Culver City officials announced on Monday that the city would begin offering a new emergency response system that shares vital information with 9-1-1 dispatchers through an online profile. The city’s Police Department said it hopes this “Smart911” system will provide more efficient emergency response times.
The city is the first in California to use the free program, which allows residents and to give police and fire officials a “safety profile” of their household. The profile comprises information on how many people live in a home, the location of bedrooms and pertinent medical history of residents; it also includes relevant safety information, like whether or not firearms are stored in the house.
Smart911 is a voluntary program—a resident has to make the choice to submit his or her information to city safety officials.
“I am proud of our city for taking the initiative to explore the opportunities available to us through technology in order to provide better services to our community,” said Culver City Mayor Andrew Weissman at a press conference.
When someone in Culver City makes an emergency call, their safety profile is automatically displayed to the 9-1-1 responder, allowing him or her to quickly send the proper teams to the right location. Users can also upload photos to their profiles, which officials said could prove vital in a missing persons case.
"When officers have more information it will expedite the dispatch process," said Police Capt. Dave Tankenson.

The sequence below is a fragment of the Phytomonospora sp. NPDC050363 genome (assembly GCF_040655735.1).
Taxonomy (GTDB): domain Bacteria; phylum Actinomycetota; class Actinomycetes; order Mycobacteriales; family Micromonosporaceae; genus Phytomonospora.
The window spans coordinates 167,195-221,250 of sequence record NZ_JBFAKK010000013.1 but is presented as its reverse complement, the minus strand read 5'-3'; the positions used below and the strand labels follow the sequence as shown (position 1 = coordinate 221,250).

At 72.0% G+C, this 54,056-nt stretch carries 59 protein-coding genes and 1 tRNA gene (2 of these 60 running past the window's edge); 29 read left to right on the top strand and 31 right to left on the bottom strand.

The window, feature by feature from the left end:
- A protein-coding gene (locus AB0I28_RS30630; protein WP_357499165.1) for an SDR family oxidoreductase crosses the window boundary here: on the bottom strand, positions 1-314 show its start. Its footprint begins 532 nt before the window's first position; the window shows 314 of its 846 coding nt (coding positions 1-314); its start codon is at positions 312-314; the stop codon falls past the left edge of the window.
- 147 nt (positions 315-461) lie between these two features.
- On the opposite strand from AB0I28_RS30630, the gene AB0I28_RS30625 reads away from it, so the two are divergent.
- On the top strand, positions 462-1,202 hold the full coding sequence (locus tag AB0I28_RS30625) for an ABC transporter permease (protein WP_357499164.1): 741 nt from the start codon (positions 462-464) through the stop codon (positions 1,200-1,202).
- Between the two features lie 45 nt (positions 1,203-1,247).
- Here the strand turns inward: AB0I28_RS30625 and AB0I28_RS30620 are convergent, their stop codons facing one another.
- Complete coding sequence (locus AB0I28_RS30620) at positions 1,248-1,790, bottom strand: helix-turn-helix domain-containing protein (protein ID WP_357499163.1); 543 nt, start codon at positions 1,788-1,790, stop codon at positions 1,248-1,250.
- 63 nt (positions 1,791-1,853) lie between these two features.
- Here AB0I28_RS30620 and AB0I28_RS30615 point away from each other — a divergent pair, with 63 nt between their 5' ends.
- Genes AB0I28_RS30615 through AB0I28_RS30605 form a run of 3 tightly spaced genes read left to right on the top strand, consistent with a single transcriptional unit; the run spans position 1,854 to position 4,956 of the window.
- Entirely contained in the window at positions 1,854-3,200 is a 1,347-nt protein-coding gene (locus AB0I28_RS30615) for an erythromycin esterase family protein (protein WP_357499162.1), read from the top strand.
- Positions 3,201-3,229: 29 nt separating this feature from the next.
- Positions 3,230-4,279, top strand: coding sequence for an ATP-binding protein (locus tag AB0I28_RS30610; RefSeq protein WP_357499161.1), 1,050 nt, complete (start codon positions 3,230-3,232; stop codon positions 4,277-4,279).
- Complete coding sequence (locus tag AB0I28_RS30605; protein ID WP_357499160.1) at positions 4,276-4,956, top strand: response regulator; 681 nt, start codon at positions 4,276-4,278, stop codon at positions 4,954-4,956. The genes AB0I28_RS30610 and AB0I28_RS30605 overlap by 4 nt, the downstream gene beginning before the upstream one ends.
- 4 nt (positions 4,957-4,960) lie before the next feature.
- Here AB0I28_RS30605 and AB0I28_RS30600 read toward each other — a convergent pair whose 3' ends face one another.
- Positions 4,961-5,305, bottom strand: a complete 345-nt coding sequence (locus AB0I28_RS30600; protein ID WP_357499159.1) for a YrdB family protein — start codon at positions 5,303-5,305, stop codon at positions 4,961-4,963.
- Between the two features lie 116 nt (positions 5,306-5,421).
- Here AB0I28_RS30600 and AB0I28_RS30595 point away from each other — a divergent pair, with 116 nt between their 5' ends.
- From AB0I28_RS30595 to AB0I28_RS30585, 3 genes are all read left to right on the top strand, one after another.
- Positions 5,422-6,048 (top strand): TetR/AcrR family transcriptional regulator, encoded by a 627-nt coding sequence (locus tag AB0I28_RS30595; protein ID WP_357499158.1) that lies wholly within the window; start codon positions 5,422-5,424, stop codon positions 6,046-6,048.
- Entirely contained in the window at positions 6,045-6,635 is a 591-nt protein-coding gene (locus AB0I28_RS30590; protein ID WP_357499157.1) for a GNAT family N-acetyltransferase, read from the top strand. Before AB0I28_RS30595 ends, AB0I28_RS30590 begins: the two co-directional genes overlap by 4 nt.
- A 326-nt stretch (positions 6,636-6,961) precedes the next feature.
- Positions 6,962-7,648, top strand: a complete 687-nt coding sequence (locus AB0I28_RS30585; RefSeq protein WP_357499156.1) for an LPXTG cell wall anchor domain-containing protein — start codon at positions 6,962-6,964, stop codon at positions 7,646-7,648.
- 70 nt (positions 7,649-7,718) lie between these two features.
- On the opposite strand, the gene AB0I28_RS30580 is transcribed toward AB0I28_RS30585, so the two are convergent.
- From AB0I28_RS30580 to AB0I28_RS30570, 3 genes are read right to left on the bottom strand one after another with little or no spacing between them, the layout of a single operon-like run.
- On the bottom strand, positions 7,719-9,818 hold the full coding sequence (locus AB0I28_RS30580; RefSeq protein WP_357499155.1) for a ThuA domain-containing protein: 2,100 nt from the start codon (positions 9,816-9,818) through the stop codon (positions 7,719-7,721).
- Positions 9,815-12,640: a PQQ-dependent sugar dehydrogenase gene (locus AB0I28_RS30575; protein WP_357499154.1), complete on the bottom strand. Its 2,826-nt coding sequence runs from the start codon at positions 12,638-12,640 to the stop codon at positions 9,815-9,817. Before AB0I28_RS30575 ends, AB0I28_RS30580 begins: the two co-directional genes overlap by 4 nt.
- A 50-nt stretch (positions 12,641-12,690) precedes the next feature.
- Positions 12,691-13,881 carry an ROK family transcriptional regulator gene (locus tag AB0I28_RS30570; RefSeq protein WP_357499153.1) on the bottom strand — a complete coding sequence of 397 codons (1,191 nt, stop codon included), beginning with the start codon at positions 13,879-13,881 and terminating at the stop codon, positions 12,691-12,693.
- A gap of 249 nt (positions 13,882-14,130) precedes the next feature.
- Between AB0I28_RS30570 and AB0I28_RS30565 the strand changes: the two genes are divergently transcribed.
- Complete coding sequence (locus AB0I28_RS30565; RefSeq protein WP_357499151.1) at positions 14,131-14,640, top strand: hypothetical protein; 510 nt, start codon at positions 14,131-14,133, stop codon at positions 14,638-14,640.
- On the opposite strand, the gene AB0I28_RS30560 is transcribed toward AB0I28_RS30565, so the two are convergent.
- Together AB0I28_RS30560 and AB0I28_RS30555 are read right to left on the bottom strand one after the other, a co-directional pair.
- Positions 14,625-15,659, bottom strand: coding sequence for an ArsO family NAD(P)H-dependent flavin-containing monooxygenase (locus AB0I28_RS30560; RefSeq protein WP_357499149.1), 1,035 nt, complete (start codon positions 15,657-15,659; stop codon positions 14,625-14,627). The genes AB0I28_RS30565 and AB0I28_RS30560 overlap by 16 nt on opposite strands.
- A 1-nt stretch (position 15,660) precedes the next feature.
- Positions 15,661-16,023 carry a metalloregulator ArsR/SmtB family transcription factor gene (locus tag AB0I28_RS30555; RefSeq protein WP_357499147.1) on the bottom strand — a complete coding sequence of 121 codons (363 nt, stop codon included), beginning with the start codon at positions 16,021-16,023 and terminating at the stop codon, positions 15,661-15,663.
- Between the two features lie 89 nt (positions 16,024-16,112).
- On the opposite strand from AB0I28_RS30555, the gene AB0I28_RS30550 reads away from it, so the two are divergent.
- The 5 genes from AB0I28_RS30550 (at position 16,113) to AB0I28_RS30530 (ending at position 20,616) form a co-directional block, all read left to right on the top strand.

Smart911, which was introduced less than two years ago by Rave Mobile Safety, is available in 28 states and more than 350 cities.
"When citizens elect to put more information in the hands of emergency responders prior to an emergency, they enable faster and more knowledgeable response, protecting not only themselves but their families as well,” Tom Axbey, president of Rave Mobile Safety, said in a statement.
The system has been credited with helping with emergency responses across the country and saving the life of a heart attack victim in Tennessee, officials said.
The Smart911 program will cost the city $25,000 in its first year, according to city officials, with ongoing maintenance fees, which are still being negotiated.
“A life is priceless,” said Culver City Police Chief Donald Pedersen. “Even at the twice the cost, if we can save a life we're comfortable with that.”
Pedersen added there wasn’t a particular event that sparked his interest in the program—most Culver City residents don’t have an issue with the city’s emergency response time of three minutes or less. He said he heard about the new system and decided to look into it.
Culver City’s program comes at a time when the neighboring Los Angeles Fire Department has come under attack for exaggerating its emergency response time and publishing false statistics. Data shows Los Angeles’ response time is often well above the suggested national standard of six minutes.
“Where it's going to save overall [response time] is that it will save time at the call center,” said Culver City Fire Chief Chris Sellers. “The more information they have readily available, the less they ask and the faster they get the appropriate unit in route.”
At the nearby Torrance Police Department, officials praised what they called Culver’s move toward a more direct dialogue between public safety and citizens.
Sgt. Robert Watt said the Torrance police plan on upgrading their communication system as well by switching to state-of-the-art equipment that will improve emergency response times. “The safety profile is a good thing,” Watt said of the Smart911 system. “I think anytime you have more information the better it is.”